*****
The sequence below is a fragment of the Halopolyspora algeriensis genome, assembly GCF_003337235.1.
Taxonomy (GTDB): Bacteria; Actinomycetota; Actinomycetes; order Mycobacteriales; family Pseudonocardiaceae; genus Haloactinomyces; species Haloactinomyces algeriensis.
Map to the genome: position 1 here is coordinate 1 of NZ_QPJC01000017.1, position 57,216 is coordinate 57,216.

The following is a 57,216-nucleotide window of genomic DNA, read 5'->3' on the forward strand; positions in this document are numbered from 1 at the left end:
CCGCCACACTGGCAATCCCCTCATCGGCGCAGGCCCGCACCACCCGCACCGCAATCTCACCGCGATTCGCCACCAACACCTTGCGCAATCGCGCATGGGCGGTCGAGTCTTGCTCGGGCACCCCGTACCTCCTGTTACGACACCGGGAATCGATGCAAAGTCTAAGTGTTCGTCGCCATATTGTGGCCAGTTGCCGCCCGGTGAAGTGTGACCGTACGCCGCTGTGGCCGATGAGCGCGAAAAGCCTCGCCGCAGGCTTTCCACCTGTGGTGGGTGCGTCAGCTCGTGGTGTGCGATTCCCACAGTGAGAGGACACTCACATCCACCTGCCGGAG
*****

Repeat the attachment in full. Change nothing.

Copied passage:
The sequence below is a fragment of the Halopolyspora algeriensis genome, assembly GCF_003337235.1.
Taxonomy (GTDB): Bacteria; Actinomycetota; Actinomycetes; order Mycobacteriales; family Pseudonocardiaceae; genus Haloactinomyces; species Haloactinomyces algeriensis.
Map to the genome: position 1 here is coordinate 1 of NZ_QPJC01000017.1, position 57,216 is coordinate 57,216.

The following is a 57,216-nucleotide window of genomic DNA, read 5'->3' on the forward strand; positions in this document are numbered from 1 at the left end:
CCGCCACACTGGCAATCCCCTCATCGGCGCAGGCCCGCACCACCCGCACCGCAATCTCACCGCGATTCGCCACCAACACCTTGCGCAATCGCGCATGGGCGGTCGAGTCTTGCTCGGGCACCCCGTACCTCCTGTTACGACACCGGGAATCGATGCAAAGTCTAAGTGTTCGTCGCCATATTGTGGCCAGTTGCCGCCCGGTGAAGTGTGACCGTACGCCGCTGTGGCCGATGAGCGCGAAAAGCCTCGCCGCAGGCTTTCCACCTGTGGTGGGTGCGTCAGCTCGTGGTGTGCGATTCCCACAGTGAGAGGACACTCACATCCACCTGCCGGAG